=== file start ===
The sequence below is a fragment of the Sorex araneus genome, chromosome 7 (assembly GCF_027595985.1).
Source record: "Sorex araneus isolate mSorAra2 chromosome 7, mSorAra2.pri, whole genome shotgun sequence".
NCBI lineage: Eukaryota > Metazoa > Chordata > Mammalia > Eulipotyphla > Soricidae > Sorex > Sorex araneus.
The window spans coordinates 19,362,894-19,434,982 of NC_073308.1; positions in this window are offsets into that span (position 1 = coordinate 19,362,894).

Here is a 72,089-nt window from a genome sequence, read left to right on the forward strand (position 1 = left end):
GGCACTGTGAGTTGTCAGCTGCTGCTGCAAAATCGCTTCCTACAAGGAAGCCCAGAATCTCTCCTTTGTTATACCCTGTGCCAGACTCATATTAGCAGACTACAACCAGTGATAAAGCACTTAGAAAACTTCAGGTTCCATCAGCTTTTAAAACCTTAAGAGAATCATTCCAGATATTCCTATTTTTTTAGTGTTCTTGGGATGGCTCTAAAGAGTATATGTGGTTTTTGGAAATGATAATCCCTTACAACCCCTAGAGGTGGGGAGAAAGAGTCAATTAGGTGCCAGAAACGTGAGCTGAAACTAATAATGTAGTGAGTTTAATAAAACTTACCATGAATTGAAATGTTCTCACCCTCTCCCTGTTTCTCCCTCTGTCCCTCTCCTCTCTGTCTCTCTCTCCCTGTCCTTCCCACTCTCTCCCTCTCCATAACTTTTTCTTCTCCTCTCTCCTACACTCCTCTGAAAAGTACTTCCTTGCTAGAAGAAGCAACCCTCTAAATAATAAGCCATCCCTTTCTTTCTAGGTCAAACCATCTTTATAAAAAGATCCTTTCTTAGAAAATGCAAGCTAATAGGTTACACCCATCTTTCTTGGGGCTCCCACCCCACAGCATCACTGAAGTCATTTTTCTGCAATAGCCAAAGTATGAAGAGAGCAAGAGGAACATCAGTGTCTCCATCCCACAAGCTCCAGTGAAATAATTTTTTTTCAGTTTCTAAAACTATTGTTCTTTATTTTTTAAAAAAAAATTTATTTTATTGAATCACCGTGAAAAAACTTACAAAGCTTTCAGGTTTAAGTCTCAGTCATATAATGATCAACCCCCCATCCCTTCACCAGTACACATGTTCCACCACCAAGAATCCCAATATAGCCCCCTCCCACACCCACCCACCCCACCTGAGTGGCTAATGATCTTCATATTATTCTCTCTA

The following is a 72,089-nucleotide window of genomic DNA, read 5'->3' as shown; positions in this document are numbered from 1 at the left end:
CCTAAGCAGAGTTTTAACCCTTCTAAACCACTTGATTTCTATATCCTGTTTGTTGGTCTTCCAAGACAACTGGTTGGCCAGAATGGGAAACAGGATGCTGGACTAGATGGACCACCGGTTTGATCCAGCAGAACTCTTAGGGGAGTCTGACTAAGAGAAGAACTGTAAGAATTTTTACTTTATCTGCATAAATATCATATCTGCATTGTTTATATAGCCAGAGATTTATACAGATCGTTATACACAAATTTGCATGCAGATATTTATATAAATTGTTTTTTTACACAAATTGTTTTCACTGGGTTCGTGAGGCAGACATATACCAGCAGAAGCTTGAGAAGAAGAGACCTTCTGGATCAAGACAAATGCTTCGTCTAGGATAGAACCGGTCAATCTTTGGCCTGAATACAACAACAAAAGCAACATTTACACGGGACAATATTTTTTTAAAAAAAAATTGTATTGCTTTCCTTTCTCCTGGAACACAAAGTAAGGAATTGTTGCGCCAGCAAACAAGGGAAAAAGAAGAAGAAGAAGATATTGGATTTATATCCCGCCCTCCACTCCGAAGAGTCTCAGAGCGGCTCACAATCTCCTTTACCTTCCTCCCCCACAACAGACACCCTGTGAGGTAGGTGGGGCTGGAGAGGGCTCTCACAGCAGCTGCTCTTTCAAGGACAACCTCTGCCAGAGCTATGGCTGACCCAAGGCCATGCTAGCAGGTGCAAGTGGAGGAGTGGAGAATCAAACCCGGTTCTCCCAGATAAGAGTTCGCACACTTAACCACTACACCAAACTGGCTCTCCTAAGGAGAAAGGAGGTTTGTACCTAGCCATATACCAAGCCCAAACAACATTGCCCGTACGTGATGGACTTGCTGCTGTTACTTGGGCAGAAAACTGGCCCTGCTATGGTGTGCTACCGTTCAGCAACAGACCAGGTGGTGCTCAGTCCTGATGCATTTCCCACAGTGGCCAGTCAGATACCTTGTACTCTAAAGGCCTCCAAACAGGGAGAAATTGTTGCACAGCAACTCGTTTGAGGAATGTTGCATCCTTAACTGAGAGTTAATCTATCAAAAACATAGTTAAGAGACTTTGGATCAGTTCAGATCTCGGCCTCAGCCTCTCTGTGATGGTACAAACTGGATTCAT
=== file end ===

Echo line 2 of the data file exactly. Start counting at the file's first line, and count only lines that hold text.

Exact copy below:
Source record: "Sorex araneus isolate mSorAra2 chromosome 7, mSorAra2.pri, whole genome shotgun sequence".